This is obviously a complicated and emotional situation. Without taking sides, I'd like to comment on the history of the situation, as I just completed a research paper based on this very thing.
The idea of a Jewish state orginated with the Zionist Movement during the 1890's (sorry, I forget the date of the first meeting). Although many states sympathized with the cause, it was less than a priority for most and a non-issue for the Ottoman Empire, who at that time controlled the area historically known as either Levant, Judea, Palestine, and now Israel. The Zionist Movement gained a friend in the United Kingdom with the publication of the Balfour Document (@ 1917, IIRC), formally endorsing the possibility of a Jewish state. After WWI, the Zionists gained even more ground, when Britain took control of the Palestine area from the Ottoman Turks. It was during this time that vast numbers of Jewish immigrants moved to the 'Holy Land.' Indeed, it was the flood of Jewish settlers into the area that lead to the first violence, a series of Arab revolts that took place from 1936-1939. In 1939, Britain signed an agreement with the Palestinians that no more than 75,000 new Jewish immigrants would be allowed into Palestine during the next five years, and no more after that.
Of course, WWII changed the situation. During the war, Britain officially opposed more Jewish settlement. However, many Jews (far more than 75,000) fled from the Nazi's into Palestine. After the war, a joint British/U.S. committee was created to determine how many Jewish settlers should be allowed into Palestine. They eventually reached the number of 100,000. Both the Arabs and the Jews of Palestine were upset with this decision. The Arabs were angry because the British had already promised that no more than 75,000 would be allowed since 1939, a number that had already been surpassed during the war. The Zionists were upset because they felt, indeed - it was their policy, that all Jews who wanted to should be allowed into Israel - a number approaching the millions. As the British attempted to keep the peace, violence erupted on both sides. Indeed, the first organized terrorist organizations were Jewish, intent on gaining political independence from Britain. Unable to deal with the situation, Britain turned to the newly established United Nations for help. After months of debate, a resolution was passed in 1947 that called for the creation of two politically independant states in Palestine - one Arab and one Jewish.
The Jewish state of Israel was proclaimed in May (or was it March, I'm sorry, I forget the exact date) 1948, and was immediately invaded by armies from all the surrounding Arab countries. Several cease-fires were called, but few lasted until January 1949, when a final truce took effect. However, during the conflict, Israeli armies had captured almost all the land that had been promised to the Arab Palestinians for their own state. Citing 'security concerns', Israel refused to leave the conquered land. As already mention, the United States was the first to formally recognize Israel, while the U.S.S.R. was not far behind. By its first anniversary, Israel had been admitted into the United Nations. Meanwhile, the Palestinians looked for outside support of their cause, which was the reconquest of land promised them by the 1947 U.N. Resolution.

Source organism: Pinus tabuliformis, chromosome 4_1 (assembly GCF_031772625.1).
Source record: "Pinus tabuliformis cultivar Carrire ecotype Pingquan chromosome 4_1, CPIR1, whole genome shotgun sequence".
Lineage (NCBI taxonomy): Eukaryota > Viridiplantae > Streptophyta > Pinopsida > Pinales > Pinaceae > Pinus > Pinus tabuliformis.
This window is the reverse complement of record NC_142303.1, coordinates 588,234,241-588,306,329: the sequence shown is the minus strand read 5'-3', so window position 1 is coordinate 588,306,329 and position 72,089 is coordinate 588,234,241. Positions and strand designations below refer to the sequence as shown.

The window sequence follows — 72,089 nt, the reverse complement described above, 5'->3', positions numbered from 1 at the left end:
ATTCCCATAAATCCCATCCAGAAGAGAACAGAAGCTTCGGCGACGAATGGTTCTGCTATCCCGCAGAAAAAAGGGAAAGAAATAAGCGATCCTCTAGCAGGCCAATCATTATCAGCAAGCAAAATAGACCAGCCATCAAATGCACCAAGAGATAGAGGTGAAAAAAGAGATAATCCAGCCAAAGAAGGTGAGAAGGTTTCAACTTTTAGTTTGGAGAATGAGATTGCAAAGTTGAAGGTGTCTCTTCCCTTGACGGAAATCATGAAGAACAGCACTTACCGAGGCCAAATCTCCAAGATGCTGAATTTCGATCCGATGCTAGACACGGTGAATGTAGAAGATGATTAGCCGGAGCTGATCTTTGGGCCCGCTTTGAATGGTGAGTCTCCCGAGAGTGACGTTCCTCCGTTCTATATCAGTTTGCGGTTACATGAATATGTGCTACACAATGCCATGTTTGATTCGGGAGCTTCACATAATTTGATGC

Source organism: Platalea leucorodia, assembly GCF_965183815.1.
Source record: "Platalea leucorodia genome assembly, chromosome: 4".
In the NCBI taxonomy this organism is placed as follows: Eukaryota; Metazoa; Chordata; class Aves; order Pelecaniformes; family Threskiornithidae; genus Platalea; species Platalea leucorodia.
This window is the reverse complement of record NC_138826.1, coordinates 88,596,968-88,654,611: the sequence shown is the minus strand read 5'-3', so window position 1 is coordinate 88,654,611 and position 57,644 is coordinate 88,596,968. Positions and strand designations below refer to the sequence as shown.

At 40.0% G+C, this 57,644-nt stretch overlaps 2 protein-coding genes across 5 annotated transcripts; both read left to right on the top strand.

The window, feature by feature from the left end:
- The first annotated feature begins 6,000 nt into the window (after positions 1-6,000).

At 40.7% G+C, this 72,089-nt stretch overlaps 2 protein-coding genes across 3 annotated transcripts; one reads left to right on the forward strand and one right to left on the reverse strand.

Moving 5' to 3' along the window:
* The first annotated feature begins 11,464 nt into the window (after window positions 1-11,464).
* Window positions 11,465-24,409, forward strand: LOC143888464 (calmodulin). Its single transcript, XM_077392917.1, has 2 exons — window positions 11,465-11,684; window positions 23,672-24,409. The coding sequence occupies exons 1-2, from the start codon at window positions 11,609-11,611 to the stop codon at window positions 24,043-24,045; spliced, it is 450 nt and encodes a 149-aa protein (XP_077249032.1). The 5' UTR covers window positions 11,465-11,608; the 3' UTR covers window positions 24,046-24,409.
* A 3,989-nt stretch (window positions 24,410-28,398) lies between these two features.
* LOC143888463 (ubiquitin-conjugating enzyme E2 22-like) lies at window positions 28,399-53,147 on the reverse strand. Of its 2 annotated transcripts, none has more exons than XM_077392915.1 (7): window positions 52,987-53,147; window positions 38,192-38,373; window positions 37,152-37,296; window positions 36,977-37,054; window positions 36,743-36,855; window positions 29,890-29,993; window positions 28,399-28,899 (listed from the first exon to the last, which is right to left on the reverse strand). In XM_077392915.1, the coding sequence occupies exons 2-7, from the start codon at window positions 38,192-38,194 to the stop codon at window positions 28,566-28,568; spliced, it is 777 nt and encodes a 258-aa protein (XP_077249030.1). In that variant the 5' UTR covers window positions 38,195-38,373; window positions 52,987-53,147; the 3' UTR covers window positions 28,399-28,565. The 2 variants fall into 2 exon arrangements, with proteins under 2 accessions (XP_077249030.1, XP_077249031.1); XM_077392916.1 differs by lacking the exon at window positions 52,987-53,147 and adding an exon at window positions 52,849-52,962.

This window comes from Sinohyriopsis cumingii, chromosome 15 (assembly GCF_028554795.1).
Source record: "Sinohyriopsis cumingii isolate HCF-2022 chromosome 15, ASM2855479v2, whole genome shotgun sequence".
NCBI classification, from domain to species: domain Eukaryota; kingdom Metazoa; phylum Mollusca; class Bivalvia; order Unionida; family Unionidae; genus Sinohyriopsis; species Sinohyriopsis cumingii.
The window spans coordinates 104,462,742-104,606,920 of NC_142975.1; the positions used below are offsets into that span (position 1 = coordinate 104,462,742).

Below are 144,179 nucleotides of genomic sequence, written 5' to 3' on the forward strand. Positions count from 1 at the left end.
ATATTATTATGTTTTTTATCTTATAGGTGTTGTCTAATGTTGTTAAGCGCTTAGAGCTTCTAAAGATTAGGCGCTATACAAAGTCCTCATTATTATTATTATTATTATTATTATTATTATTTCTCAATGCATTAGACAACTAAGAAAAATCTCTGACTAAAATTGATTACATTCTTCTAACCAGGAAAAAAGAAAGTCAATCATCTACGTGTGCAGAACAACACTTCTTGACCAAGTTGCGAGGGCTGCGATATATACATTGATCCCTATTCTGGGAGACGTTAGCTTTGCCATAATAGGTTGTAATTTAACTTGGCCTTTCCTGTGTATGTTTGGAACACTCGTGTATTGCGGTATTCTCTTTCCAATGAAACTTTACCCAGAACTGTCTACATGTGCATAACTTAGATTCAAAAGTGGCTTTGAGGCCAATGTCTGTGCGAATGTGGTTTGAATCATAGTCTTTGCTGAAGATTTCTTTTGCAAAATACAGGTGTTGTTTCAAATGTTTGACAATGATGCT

The next major conflict came in 1967, when Egypt, led by President Nasser, a strong supporter of Arab nationalism, attacked Egypt. However, with abundant aid from the United States, Israel was able to not only defend itself, but captured the Sinai Peninsula from Egypt. During the Six-day war of 1967, Israel also invaded the West Bank, controlled by Jordan, the Gaza Strip, southern Lebanon, and the Golan Heights of Syria. Israel eventually returned the Sinai peninsula, but maintained their presence in the other areas captured. In October 1973, Egypt and Syria launched a cooridinated surprise attack on Israel, which suffered severe initial defeats. However, with increase economic and military aid from the U.S., Israel was able to turn the tide, and drive back its attackers. Again, Israel overran the Sinai. The U.S. involvement in the conflict lead to the 1970's oil embargo and subsequent shortage in the U.S. This, as well as the U.S.'s falling status with Arab nations of the region, lead to its attempts to improve political relations. These attempts bore fruit with the 1978 Camp David Accords, which saw Egypt formally recognize Israel in return for Israel returning the Sinai. Syria soon followed suit, as did other nations of the region over time.
Further peace efforts saw the signing of both Oslo I and Oslo II, where Israel agreed to return partial control of Gaza and the West Bank over to the Palestinian Authority, in return for the latter's promise to change its charter and formally recognize Israel's right to exist. This is how things pretty much stand today.
That is the political history. I am not going to delve into matters such as Palestinian terrorism, Israeli settlement in Palestinian land, the issue of Jerusalem or current P.M. Sharon's right-wing government. I don't think either side would like my views on such things and therefore, I see no need to share them.
Any items I have gotten wrong or forgotten I apologize. Please feel free to post corrections as need be.
All gave some. Some gave all.